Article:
• JMDonald

            Bias and discrimination based on truth, logic and reason are fundamental to good analysis. I also understand that fairness is also part of that building block. Truth in fairness carries more weight than truth alone from a number of perspectives. The goal should always be to perfect your product as much possible. Any successful OEM or person knows this. They will take constructive criticism and use it to support this goal. The people that review and use their products demand the truth good or bad. This enables us to make better decisions and gives them the knowledge to improve their products. Bias and discrimination without the foundation of truth is a bad business model no doubt. MO, uses truth and fairness as well or better than the majority of it’s contemporaries. Keep up the good work.

          • http://www.themotorcycleobsession.com/ Chris Cope

            I would agree that you do. The recent review of the Royal-Enfield Continental GT is a good example of that. I’ve read one or two reviews elsewhere in which the author was clearly trying to write around the bike’s flaws.

          • http://www.BrocksPerformance.com/ Brock Davidson

            Funny, I shot this video for some friends at a mag in 2010 and one OEM hasn’t returned my calls or e-mails since… https://www.youtube.com/watch?v=h3YxubLbINI

            Of course, I’m not The Duke ;)

        • TonyCarlos

          Well let’s see. Here’s a press intro of a Yamaha held in Barcelona.

          http://www.youtube.com/watch?v=PNM4XFsgvDE

          Here’s a Honda press intro in Spain:

          http://www.motorcyclenews.com/mcn/news/newsresults/videos/2013/may/may2013-video-honda-nss300-first-ride/

          And here’s a Kawasaki which was debuted to the press in Italy:

          http://www.ashonbikes.com/content/kawasaki-zzr1400-zx-14-review-0

          Want more?

          • DeadArmadillo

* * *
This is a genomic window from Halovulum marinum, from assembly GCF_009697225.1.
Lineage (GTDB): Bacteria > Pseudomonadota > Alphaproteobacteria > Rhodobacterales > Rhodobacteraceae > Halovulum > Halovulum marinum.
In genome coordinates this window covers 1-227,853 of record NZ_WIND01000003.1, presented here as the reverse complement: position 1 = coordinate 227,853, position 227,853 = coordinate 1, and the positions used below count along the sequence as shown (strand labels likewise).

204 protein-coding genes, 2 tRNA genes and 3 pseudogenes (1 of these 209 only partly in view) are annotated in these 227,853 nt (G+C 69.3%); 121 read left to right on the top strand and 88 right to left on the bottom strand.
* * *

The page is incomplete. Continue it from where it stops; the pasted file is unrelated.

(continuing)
Get real. Apples and oranges?

          • TonyCarlos

            Once again I can’t understand your issue. Apples and oranges what?

            You complained: “When is the last time you saw an article on Suzuki coming from Spain, Africa etc.?”
            I posted links to three of press intros in Europe for “mainstream” Japanese bikes. How does that not address your complaint?
            And your “out of touch” issues seems equally off base. The BMW RTW has been out for a while now, and was tested when released. The K16 GTL-E is new, and deserves a check. The fact that the moto-scribes rode it and reported in does not take anything away from the RT, or any other bike.
            I sense there is another factor at play here.

        • Kevin Duke

          One thing to keep in mind is that it’s the higher-end motorcycles that are selling quite well in this economic climate. And while the Japanese brands have mostly curtailed new-model announcements, the Euro brands have kept a steady stream flowing. New bikes make news, and can’t ignore that. Record sales for BMW, MV, Ducati and Triumph.

          • DeadArmadillo

            As I said in an earlier post, show us the numbers. Doesn’t make much sense to talk about record sales unless you’re compairing yourself to the sales of others. If I sold two of something this year and only one last year I’ve doubled my sales. Doesn’t mean I’m a big player. If it wasn’t for the GS BMW would be an also ran like Ducati.

          • Kevin Duke